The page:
3. DammitJanet

    DammitJanet Well-Known Member Staff Member

    I saw that and was dumbfounded. When Cory did anything wrong we immediately acted and asked the people to call the cops on him and have him charged. He never did anything like that but he did break into a few peoples homes to watch cable and have a sandwich when he skipped school!
  4. ThreeShadows

    ThreeShadows Quid me anxia?

    Shocked and appalled in this home. I don't understand any of those teens OR their parents. Seems to be "each man for himself" in this society. I want to cry.
  5. SomewhereOutThere

    SomewhereOutThere Well-Known Member

    Ditto, ditto, ditto although I came from a rich neighborhood and none of THEIR kids did anything wrong either. Many fathers were lawyers, doctors, CEOs, and even politicians and when their kids shoplifted (and they did it all the time, sometimes with $300 in their pockets) or bullied or stole from classmates or took drugs or, yes, broke into houses, they got off the hook. It isn't just today that this happens. I think it has more to do with the values of the particular community. Where I lived, the kids were protected even in the 1960s/1970s.

    My dad got me out of a traffic ticket that was my fault (an accident) by making a deal with a friend who was a judge. This was in 1972. So it happened back in the day.
  6. susiestar

    susiestar Roll With It

    I think it has always happened to some degree, but the scale is getting much, much bigger and more common. Partly, I think, because we hear more about everything with the instant information we have. I also think some of it is the whole social media thing. Kids and even young adults seem to see absolutely nothing wrong with posting outrageous and even blatantly illegal information online yet they are all upset if anyone uses it against them. I cannot tell you how many conversations I have overheard where even the college kids are saying how unfair it is for cops, employers, even parents of people they are dating to look up and hold against them photos and comments that they have posted online. Some truly think that they should not be held accountable for photos and tweets and posts where they are doing illegal/immoral things. I find it mystifying how they honestly expect to post these things and believe that these should have no impact on their lives, criminal records, and future employment.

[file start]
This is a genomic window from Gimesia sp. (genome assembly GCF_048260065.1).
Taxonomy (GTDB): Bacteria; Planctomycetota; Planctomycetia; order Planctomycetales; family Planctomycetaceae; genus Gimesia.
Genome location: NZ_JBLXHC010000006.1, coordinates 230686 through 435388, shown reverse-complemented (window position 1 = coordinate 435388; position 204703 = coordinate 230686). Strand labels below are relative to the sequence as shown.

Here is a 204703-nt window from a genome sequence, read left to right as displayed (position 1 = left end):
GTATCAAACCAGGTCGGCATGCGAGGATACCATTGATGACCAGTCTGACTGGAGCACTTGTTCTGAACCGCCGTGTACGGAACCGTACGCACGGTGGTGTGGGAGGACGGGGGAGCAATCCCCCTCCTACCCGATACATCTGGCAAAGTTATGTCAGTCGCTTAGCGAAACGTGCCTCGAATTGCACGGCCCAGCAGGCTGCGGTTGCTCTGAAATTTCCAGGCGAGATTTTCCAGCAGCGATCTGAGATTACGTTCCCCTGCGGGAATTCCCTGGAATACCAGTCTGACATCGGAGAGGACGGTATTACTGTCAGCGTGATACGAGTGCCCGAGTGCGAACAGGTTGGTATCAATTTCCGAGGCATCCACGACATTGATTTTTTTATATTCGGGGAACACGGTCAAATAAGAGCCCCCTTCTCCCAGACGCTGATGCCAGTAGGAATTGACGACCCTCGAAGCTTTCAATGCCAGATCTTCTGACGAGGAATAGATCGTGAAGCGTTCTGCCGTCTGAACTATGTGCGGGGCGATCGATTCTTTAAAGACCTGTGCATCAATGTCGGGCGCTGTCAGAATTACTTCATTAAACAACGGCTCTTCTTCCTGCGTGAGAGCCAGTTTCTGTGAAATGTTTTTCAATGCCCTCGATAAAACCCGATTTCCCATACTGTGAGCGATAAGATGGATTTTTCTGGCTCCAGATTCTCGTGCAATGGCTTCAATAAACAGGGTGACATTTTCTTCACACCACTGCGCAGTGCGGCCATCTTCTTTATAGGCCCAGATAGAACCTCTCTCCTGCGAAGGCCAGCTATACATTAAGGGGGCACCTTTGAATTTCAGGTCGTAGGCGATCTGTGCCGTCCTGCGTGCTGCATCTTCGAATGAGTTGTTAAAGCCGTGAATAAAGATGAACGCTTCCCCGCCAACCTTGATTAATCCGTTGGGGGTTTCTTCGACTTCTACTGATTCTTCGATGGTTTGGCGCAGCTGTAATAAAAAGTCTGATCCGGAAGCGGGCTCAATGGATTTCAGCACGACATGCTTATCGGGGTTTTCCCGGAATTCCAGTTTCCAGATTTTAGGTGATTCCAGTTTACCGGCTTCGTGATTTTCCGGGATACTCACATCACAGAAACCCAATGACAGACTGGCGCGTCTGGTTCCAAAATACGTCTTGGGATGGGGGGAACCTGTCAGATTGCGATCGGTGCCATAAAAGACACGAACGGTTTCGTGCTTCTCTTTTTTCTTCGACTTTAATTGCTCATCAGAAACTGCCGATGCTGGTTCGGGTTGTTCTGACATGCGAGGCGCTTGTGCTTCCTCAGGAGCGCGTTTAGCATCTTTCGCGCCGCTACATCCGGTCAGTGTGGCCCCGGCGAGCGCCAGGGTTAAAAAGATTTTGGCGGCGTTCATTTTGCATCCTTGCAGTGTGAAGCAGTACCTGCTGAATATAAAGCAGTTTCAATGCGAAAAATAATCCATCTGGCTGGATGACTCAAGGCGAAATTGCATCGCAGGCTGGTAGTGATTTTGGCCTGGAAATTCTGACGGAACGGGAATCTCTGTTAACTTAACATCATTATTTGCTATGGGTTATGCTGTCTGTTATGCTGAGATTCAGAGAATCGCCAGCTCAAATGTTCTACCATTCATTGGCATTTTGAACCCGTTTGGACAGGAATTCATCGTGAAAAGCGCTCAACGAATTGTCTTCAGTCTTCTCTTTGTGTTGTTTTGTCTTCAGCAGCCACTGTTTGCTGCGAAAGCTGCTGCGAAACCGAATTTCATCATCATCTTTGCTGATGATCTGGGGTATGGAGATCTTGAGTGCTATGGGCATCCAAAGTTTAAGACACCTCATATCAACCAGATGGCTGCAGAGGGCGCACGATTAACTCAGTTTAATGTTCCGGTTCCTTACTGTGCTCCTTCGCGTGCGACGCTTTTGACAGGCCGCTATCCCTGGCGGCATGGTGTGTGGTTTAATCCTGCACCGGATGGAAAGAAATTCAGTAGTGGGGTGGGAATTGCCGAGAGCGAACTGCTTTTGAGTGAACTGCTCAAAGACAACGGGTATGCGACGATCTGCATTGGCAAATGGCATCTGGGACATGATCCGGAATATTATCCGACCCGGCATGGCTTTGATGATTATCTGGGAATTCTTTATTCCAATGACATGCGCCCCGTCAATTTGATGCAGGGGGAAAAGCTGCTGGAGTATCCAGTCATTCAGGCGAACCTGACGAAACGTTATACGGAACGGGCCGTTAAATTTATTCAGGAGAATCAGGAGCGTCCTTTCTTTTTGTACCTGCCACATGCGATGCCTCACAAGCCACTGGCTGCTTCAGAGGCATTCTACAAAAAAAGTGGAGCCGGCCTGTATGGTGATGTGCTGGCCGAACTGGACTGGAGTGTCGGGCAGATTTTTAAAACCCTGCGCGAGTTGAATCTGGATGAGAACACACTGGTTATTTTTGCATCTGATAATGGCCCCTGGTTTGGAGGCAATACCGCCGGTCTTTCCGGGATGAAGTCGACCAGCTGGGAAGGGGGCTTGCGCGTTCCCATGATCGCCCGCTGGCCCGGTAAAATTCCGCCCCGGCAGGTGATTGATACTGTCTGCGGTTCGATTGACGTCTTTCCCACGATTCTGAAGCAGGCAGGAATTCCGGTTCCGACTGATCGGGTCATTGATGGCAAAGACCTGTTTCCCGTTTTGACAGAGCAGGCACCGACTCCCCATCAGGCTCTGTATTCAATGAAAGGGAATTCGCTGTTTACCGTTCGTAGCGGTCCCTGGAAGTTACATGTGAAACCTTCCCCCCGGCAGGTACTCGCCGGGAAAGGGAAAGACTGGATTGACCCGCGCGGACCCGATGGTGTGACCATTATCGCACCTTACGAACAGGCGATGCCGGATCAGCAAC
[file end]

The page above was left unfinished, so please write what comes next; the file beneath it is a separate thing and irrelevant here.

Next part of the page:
in my opinion it is getting way out of control. It is one thing to shelter your child but another to try to give them a pass for illegal behavior that they advertise to the entire planet. My kids ALL know that there is no way that anything good will come documenting bad behavior, esp if you are so stupid as to post it online or hang out with people who think it is great to post that type of thing online. I actually don't like them to post any photos of themselves online. I flat out refused to let husband do it when they were little and he wanted to make a family webpage. in my opinion it is like putting your kid in a catalog for pedophiles and once explained that way, husband agreed with me.